Document Detail

Piloting an online incident reporting system in Australasian emergency medicine.
MedLine Citation:
PMID:  25098894     Owner:  NLM     Status:  Publisher    
BACKGROUND: Medical-specific incident reporting systems are critical to understanding error in healthcare but underreporting by doctors reduces their value.
OBJECTIVE: We conducted a pilot study of the implementation of an online ED-specific incident reporting system in Australasian hospitals and evaluated its use.
METHODS: The reporting system was based on the literature and input of experts. Thirty-one hospital EDs were approached to pilot the Emergency Medicine Events Register (EMER). The pilot evaluated: website usage and analytics, reporting behaviours and rates, the quality of information collected in EMER. Semi-structured interviews of three site champions responsible for implementing EMER were conducted.
RESULTS: Seventeen EDs expressed interest; however, due to delays and other barriers reporting only occurred at three sites. Over 354 days, the website received 362 unique visitors and 77 incidents. The median time to report was 4.6 min. The reporting rate was 0.07 reports per doctor month, suggesting a reporting rate of 0.08% of ED presentations. Data quality, as measured by the number of completed non-mandatory fields and ability to classify incidents, was very high. The interviews identified enablers (the EMER system, site champions) and barriers (chiefly the context of EM) to EMER uptake.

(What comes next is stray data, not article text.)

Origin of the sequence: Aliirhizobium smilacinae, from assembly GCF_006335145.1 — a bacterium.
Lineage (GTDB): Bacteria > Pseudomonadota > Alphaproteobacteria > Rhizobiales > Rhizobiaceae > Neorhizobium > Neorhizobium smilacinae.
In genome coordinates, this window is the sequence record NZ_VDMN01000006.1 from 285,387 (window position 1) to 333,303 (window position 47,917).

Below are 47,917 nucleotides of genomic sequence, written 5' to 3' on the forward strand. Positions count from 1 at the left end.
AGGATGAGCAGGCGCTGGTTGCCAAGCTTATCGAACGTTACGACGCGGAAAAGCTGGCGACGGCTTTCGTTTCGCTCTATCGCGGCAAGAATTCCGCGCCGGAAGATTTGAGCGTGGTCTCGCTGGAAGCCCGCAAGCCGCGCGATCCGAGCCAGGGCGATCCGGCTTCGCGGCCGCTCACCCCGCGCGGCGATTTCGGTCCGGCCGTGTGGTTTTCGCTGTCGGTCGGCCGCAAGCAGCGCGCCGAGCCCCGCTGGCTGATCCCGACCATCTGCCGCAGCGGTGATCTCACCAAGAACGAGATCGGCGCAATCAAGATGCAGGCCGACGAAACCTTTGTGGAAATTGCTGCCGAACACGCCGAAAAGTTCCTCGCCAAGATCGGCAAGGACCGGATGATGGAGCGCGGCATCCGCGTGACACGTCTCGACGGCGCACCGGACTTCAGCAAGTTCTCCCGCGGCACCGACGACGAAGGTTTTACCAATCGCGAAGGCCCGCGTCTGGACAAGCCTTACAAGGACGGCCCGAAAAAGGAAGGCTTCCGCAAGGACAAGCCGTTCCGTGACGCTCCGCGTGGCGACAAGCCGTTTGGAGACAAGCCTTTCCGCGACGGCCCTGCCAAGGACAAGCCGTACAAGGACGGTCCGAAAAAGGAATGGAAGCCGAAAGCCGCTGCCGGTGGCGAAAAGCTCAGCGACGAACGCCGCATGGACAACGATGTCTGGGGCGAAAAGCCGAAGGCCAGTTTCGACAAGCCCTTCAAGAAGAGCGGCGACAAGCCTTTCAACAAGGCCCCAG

CONCLUSIONS: Collecting patient safety information by frontline doctors is essential to actively engage the profession in patent safety. Although the EMER system allowed easy online reporting of high quality incident data by doctors, site recruitment and system uptake proved difficult. System use by ED doctors requires dedicated and conscious effort from the profession.
Timothy J Schultz; Carmel Crock; Kim Hansen; Anita Deakin; Andrew Gosbell
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Publication Detail:
Type:  JOURNAL ARTICLE     Date:  2014-8-5
Journal Detail:
Title:  Emergency medicine Australasia : EMA     Volume:  -     ISSN:  1742-6723     ISO Abbreviation:  Emerg Med Australas     Publication Date:  2014 Aug 
Date Detail:
Created Date:  2014-8-7     Completed Date:  -     Revised Date:  -    
Medline Journal Info:
Nlm Unique ID:  101199824     Medline TA:  Emerg Med Australas     Country:  -    
Other Details:
Languages:  ENG     Pagination:  -     Citation Subset:  -    
Copyright Information:
© 2014 Australasian College for Emergency Medicine and Australasian Society for Emergency Medicine.
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